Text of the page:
Advertisement Advertisement LEAVE A REPLY Cancel replyLog in to leave a comment Facebook Here are some great links, reviews and guides to the festivalToronto Star – What’s hot at the Hot Docs film festival this yearToronto Star – Guide to the happy side of Hot DocsExclaim! – Seven Must-See Music Movies at Hot Docs 2017Canadian Jewish News – Get your Jewish content fix at this year’s Hot Docs FestivalReal Screen – Filmmakers dive deep on social issuesNorthern Stars – Bee Nation Launches Hot Docs Advertisement Login/Register With: Hot Docs begins today in Toronto, with over 230 documentaries from around the world. The festival runs from April 27 to May 7.Hot Docs, North America’s largest documentary festival, offers an outstanding selection of over films from Canada and around the world to Toronto audiences of more than 200,000.Find the films. Buy tickets. LOOK CLOSER: http://ow.ly/3ydk30ayRsH Twitter
Advertisement Attending a live taping is a fantastic way for aspiring performers, behind-the-scenes teams and their friends to get an inside look and a rare behind the scenes experience at of one of Canada’s biggest networks, so please spread the word!Tickets are FREE and there are some giveaways in store too. Tickets can be reserved by heading to www.cbc.ca/life/thegoodsFor group bookings or any questions (i.e. full production outings), please email directly at firstname.lastname@example.org.*This show may contain mature content. Admission is restricted to ages 16 and up. Advertisement TICKETS TO A LIVE TV TAPING NOW AVAILABLE!CBC has got the goods once again…and is seeking enthusiastic folks to join their studio audience in downtown Toronto.Every Monday, Wednesday and Thursday in front of a live studio audience a talented group of expert co-hosts, Steven Sabados (CBC’s Steven and Chris), Jessi Cruickshank (MTV Canada, Canada’s Smartest Person), Shahir Massoud (CityLine) and Andrea Bain (HGTV’s Live Here, Buy This) get together to share some laughs and their best advice on living a happier, healthier and more stylish life. They cover all kinds of topics including food, home, fashion, health and love. Twitter Advertisement Facebook LEAVE A REPLY Cancel replyLog in to leave a comment Login/Register With:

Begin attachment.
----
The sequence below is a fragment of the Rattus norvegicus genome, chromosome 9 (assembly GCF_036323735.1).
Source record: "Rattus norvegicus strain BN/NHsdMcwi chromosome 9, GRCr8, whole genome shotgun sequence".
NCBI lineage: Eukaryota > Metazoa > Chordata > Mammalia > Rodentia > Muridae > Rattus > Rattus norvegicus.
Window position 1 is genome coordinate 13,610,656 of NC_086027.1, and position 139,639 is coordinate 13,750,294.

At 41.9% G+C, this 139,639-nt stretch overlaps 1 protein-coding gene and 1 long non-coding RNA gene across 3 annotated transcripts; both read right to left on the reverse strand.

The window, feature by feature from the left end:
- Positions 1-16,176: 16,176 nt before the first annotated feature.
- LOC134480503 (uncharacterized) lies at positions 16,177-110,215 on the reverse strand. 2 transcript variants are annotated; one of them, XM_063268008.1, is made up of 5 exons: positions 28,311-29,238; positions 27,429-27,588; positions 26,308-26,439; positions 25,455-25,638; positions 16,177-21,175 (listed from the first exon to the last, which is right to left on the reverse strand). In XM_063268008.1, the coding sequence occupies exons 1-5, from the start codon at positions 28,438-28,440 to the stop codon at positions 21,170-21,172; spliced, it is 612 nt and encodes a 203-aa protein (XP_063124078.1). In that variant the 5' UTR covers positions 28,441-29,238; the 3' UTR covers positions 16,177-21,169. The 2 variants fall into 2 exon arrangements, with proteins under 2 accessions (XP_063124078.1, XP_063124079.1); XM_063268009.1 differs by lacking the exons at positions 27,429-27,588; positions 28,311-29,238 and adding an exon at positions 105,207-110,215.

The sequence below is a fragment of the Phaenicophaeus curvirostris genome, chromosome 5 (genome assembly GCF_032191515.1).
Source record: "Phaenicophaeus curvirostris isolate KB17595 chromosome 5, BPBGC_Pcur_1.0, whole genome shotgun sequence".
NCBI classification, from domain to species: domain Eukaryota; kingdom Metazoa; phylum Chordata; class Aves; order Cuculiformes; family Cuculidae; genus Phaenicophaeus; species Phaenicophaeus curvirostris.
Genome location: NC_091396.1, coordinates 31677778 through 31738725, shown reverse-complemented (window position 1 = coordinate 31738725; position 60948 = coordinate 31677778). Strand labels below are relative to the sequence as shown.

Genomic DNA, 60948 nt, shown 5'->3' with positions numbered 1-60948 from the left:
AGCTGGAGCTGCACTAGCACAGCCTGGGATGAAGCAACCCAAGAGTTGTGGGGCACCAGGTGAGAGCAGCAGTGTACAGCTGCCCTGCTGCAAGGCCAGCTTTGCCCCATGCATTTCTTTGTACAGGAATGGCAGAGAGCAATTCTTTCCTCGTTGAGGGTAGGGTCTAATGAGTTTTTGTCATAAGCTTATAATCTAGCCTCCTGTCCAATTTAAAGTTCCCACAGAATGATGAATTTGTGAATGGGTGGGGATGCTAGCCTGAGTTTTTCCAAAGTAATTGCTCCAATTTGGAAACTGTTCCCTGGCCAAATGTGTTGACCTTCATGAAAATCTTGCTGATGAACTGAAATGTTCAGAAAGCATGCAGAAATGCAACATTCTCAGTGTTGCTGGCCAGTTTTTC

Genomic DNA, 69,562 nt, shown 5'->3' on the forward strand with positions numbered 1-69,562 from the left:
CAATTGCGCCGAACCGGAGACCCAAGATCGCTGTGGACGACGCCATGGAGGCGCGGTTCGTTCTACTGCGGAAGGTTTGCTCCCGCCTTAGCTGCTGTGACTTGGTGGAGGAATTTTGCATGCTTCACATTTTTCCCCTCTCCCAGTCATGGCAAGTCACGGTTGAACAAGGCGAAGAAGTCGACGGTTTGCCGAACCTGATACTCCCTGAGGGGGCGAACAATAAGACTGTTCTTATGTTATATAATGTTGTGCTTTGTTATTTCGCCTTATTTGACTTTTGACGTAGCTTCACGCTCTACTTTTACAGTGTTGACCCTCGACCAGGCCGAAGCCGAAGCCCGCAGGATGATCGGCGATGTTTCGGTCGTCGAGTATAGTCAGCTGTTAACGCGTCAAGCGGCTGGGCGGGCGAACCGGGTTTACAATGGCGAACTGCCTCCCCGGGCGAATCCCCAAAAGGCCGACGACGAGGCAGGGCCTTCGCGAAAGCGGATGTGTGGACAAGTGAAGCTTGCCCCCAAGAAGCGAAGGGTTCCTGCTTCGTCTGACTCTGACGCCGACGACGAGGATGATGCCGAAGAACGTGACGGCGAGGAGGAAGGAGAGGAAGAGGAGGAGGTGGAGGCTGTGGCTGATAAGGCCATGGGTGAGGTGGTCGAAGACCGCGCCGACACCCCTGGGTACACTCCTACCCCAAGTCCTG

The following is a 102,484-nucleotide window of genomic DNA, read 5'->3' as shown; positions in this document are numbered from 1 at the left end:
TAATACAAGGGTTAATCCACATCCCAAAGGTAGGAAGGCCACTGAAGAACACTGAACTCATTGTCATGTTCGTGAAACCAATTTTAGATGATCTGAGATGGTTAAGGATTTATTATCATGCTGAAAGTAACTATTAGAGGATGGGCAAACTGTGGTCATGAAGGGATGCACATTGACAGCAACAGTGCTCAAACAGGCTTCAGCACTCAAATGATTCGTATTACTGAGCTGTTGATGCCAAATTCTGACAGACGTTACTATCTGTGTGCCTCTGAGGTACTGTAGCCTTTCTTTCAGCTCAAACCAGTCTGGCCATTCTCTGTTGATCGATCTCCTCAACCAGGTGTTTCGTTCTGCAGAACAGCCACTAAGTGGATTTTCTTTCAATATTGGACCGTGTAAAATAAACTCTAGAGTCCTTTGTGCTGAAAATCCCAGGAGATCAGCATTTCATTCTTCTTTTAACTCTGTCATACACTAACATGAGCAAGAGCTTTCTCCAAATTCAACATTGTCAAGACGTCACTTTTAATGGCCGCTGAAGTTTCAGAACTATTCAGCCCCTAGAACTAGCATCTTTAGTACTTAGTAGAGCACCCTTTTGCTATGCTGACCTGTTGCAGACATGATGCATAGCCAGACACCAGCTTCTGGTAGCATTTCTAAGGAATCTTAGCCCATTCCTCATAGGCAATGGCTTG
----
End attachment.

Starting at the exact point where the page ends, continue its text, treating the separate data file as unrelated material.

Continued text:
Advertisement More than 165,000 people visited Kusama’s renowned chambers of illusion during the show’s limited run at the AGO this year. Nearly as many seemed to share selfies from inside the rooms on social media.A permanent installation would become Kusama’s only Infinity Mirror Room at a Canadian public art museum.To pay for the work, the AGO is making a rare public appeal for help to raise $1.3 million for the display. The gallery has already secured another $1 million through its AGO Foundation. Advertisement “We want to buy an Infinity room by Kusama for our collection so people can see it,” Jost explained in an interview with Metro Morning. “The problem is, it’s really expensive.”The AGO says the campaign is the largest crowdfunding effort ever undertaken by a Canadian art museum in an effort to acquire a contemporary artwork. A woman looks at Yayoi Kusama’s “Love Forever,” part of the “Yayoi Kusama: Infinity Mirrors,” exhibition at the AGO in February. (Chris Young/The Canadian Press) Facebook Advertisement LEAVE A REPLY Cancel replyLog in to leave a comment The Art Gallery of Ontario has launched a crowdfunding campaign to bring one of Yayoi Kusama’s signature Infinity Mirror rooms to its permanent collection.A temporary exhibit by the Japanese artist was a smash hit this past spring, and it seems the AGO is now hoping to mirror the success of the show — for infinity, or at least as long as the gallery exists.“Yayoi Kusama is one of the most important artists alive today. The opportunity to have an Infinity Mirror Room as part of the AGO’s collection is deeply exciting,” said Stephan Jost, CEO of the art gallery. Login/Register With: Twitter